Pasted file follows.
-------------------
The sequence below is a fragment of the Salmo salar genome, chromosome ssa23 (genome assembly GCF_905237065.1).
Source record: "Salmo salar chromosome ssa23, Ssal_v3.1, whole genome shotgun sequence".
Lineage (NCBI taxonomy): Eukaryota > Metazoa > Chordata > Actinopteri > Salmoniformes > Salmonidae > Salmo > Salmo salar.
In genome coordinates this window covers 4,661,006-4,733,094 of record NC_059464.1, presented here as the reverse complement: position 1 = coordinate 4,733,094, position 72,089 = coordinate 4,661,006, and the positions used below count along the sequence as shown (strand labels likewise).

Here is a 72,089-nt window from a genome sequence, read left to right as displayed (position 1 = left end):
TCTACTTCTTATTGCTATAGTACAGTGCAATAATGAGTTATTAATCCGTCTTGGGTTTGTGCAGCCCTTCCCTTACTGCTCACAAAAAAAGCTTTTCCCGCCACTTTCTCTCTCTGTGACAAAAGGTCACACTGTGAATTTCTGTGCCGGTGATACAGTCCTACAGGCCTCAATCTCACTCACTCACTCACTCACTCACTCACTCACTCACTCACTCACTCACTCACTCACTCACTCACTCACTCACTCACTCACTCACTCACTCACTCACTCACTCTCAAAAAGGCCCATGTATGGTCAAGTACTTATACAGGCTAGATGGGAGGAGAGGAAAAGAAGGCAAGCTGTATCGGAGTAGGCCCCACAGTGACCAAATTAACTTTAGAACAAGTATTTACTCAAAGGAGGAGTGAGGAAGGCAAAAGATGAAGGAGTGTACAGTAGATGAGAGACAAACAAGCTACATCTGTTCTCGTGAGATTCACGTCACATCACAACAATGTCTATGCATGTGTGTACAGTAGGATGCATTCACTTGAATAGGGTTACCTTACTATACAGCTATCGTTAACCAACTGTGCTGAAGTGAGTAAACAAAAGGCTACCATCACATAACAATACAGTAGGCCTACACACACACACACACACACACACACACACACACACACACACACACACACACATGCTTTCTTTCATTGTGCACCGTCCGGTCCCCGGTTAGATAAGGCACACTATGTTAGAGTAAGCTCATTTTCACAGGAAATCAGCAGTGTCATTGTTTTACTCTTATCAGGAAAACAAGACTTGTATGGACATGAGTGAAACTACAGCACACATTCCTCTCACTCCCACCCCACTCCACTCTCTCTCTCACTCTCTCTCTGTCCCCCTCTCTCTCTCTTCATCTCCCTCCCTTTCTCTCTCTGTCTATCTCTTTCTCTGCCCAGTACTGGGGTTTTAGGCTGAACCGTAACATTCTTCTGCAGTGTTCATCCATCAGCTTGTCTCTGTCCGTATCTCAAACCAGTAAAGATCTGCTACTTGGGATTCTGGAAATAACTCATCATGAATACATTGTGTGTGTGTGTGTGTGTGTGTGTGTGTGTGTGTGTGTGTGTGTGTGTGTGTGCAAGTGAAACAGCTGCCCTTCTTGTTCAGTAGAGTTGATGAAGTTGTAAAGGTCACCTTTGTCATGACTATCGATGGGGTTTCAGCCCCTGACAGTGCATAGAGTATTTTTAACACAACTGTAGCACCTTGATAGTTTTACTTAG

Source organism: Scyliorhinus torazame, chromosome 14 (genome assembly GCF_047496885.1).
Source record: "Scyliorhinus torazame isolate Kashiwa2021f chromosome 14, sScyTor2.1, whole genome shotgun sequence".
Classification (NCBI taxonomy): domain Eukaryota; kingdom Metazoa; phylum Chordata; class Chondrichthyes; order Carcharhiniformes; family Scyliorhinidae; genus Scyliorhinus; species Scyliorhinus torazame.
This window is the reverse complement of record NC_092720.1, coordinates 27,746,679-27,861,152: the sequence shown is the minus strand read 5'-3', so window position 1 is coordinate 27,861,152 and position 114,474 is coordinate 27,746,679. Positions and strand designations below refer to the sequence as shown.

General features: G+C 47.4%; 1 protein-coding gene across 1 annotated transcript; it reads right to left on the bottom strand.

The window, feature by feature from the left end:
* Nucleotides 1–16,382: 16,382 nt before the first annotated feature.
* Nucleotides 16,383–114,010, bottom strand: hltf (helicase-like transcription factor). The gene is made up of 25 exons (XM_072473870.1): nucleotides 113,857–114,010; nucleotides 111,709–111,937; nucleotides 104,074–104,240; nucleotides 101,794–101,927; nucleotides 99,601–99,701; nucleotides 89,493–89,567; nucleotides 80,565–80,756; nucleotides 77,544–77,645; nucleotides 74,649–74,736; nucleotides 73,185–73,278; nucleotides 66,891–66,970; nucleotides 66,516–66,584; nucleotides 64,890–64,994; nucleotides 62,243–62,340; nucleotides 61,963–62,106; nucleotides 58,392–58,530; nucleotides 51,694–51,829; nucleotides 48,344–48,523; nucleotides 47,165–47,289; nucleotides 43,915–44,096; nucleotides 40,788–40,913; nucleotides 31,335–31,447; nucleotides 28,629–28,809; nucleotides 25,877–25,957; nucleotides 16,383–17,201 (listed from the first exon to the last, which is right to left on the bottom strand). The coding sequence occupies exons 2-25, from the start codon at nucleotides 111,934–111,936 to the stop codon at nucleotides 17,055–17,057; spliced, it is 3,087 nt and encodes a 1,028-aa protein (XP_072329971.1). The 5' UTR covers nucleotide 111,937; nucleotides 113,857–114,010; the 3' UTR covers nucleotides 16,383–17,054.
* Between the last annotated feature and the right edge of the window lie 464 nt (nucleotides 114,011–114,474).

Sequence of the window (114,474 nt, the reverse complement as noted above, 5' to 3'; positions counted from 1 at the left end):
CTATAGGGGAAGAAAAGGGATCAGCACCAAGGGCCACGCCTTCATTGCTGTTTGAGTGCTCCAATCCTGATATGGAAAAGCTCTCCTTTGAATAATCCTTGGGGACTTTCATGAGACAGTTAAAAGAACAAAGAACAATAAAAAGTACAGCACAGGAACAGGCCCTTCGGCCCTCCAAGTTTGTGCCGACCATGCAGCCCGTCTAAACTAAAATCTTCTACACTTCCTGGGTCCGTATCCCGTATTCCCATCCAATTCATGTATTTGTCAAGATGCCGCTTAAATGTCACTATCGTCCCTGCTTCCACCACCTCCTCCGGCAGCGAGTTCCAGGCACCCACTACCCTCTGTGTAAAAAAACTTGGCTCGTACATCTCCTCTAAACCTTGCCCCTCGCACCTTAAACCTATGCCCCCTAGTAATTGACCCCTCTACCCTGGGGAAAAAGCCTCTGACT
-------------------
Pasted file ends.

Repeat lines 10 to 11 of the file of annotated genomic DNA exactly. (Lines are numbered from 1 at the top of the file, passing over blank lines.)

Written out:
This window is the reverse complement of record NC_092720.1, coordinates 27,746,679-27,861,152: the sequence shown is the minus strand read 5'-3', so window position 1 is coordinate 27,861,152 and position 114,474 is coordinate 27,746,679. Positions and strand designations below refer to the sequence as shown.

General features: G+C 47.4%; 1 protein-coding gene across 1 annotated transcript; it reads right to left on the bottom strand.